Complaints put future of Hummers Parade in doubt

MIDDLETOWN — Is the annual Hummers Parade nearing extinction after decades of irreverence?
Will it continue, albeit with previously unthinkable oversight?
Perhaps it’s time for a new name and markedly different tone?
How about canceling for a year to discuss further?

This much is certain — Middletown’s Mayor and Town Council have big decisions to make before Jan. 1.
Eleven months after a public firestorm ignited following some highly reviled content, the town is grappling with the future of the event fueled by anti-political correctness and little or no planning.

On New Year’s Day for many years now, hundreds have traditionally waited along South Broad and West Main streets as paraders haphazardly assemble around noon, then begin their route at 1 p.m.-ish, rain or shine.

Wearing a black top-hat, bow tie and grasping a scepter, self-proclaimed “grand marshal for life” Jack Schreppler roller-skates at the front of the parade as zany entrants follow.
That’s all in doubt now.

Many thought at least one entry in 2019, if not more, violated public decency well beyond acceptable limits during the get together:
• A spoof of a caged migrant child and adult in soiled underwear, supposedly held at a detention center near the U.S.-Mexico border.
Also on the trailer was a “We’ll Build This Wall” poster and a “Fiesta” sign illustrated with sombreros,

Video circulated online, sparking a controversy that quickly brought a town hall meeting featuring passionate protests among a packed crowd of more than 200.
Town officials found content equally repulsive and vowed to make changes moving forward.

The outrage brought about a parade committee of residents appointed by council. After meeting publicly the past two months, the group submitted draft recommendations to council following a Nov. 13 meeting.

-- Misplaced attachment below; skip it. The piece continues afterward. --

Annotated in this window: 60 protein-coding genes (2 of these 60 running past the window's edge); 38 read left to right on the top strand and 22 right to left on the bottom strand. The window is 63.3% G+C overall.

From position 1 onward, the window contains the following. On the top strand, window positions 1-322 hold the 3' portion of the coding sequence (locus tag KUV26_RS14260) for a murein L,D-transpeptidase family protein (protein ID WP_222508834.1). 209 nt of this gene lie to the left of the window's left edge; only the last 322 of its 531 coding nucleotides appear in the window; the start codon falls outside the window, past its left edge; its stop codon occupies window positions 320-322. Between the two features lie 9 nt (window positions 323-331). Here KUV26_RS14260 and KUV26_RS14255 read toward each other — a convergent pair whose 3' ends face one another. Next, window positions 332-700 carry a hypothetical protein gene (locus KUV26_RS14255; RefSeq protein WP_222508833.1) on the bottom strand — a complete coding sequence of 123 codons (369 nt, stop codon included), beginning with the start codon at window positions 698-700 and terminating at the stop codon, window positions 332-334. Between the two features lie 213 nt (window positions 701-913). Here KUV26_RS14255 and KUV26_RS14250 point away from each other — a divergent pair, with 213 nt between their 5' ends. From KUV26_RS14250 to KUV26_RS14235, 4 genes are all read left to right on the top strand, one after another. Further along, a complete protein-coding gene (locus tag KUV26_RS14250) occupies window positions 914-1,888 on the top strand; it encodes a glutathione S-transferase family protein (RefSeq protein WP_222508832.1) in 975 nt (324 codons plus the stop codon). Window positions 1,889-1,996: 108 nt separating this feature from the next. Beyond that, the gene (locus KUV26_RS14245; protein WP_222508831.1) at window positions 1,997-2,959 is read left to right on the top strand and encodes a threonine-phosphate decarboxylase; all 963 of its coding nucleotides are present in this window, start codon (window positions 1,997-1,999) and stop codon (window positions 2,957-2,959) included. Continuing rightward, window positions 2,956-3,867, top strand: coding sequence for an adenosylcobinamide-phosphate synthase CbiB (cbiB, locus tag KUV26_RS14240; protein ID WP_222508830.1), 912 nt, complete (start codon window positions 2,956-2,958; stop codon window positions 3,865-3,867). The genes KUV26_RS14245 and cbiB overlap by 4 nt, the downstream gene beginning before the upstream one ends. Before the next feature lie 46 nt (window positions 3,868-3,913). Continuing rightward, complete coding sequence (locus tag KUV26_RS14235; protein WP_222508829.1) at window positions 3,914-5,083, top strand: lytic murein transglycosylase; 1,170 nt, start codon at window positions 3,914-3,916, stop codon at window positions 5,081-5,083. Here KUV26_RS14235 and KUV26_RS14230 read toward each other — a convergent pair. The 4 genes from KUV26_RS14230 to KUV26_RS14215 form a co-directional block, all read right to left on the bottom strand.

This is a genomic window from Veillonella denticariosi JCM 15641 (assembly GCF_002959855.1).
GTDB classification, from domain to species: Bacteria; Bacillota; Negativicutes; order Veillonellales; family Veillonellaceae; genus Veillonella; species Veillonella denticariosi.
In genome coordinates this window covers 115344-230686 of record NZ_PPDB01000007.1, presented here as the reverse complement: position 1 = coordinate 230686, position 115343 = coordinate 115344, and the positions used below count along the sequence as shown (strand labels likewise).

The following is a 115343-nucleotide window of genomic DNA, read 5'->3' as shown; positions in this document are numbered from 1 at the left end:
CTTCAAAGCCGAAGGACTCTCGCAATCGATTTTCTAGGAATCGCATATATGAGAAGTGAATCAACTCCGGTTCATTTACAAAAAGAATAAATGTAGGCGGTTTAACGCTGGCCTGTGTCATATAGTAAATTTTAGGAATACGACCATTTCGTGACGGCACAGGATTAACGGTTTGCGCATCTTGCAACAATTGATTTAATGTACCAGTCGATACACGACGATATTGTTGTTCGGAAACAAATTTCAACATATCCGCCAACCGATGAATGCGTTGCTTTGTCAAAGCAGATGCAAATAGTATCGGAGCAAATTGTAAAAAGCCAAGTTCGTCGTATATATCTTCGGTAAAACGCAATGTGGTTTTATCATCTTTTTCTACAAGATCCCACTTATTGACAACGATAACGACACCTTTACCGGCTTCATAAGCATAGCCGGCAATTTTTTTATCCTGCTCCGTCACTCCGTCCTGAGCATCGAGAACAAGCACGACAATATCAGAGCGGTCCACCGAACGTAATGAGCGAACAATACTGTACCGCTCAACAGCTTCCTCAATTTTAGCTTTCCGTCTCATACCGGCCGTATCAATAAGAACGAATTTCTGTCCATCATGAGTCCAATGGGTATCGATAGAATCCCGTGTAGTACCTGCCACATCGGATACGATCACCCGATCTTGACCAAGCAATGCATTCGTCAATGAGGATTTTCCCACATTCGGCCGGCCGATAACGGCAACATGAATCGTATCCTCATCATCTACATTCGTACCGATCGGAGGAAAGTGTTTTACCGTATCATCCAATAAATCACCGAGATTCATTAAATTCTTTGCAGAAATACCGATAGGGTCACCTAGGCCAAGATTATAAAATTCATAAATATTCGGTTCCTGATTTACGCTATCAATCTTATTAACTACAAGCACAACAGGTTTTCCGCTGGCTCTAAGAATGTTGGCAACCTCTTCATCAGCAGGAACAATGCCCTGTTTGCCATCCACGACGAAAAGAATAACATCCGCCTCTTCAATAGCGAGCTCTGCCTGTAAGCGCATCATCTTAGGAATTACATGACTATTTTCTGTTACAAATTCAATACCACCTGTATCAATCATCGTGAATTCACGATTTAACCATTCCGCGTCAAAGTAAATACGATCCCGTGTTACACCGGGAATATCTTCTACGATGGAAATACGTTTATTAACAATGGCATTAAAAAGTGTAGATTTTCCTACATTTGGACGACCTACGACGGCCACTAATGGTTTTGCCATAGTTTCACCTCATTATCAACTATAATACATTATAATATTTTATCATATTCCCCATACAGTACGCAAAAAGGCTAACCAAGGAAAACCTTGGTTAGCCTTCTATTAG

The issue is listed on the regularly scheduled meeting agenda to be held at 7:30 p.m. Monday inside town hall chambers at 19 W. Green Street.
The item is described as “Motion to approve parade guidelines recommended by the Parade Committee.”

Mayor Kenneth L. Branner and Vice Mayor James Reynolds are joined by council members Drew Chas, Robert McGhee, Robert Stout, James D. Royston and Aaron T. Blythe. They selected the parade committee members.
Town officials were unavailable for comment until the matter is discussed in public, spokeswoman Kristen Krenzer said.

The meeting minutes are posted online at on the town’s homepage.
As the story goes, the event began as an impromptu parade on new year’s day – friends gathered for an informal procession to lift the spirits of an ailing neighbor in a small town imitation of the Philadelphia Mummers parade.

On its official site, the town describes the gathering this way:
“The Hummers Parade, a Middletown tradition on New Year’s Day for more than 30 years, is not sponsored by the Town, or any Middletown organization, and is haphazardly thrown together on the day of the event by local residents.

“Anyone may join in the fun on Jan. 1 around noon, and line up in the vicinity of 100 S. Cass Street.
The idea of the parade is to spoof events that happened in the previous year …”
Meeting minutes review
Town manager Morris Deputy called last month’s meeting together, joined S.R. Smith, Kate Rokosz, Milton Delgado, Bob Bolton, Charles Warrick, Nicole Homer and Scott Saunders.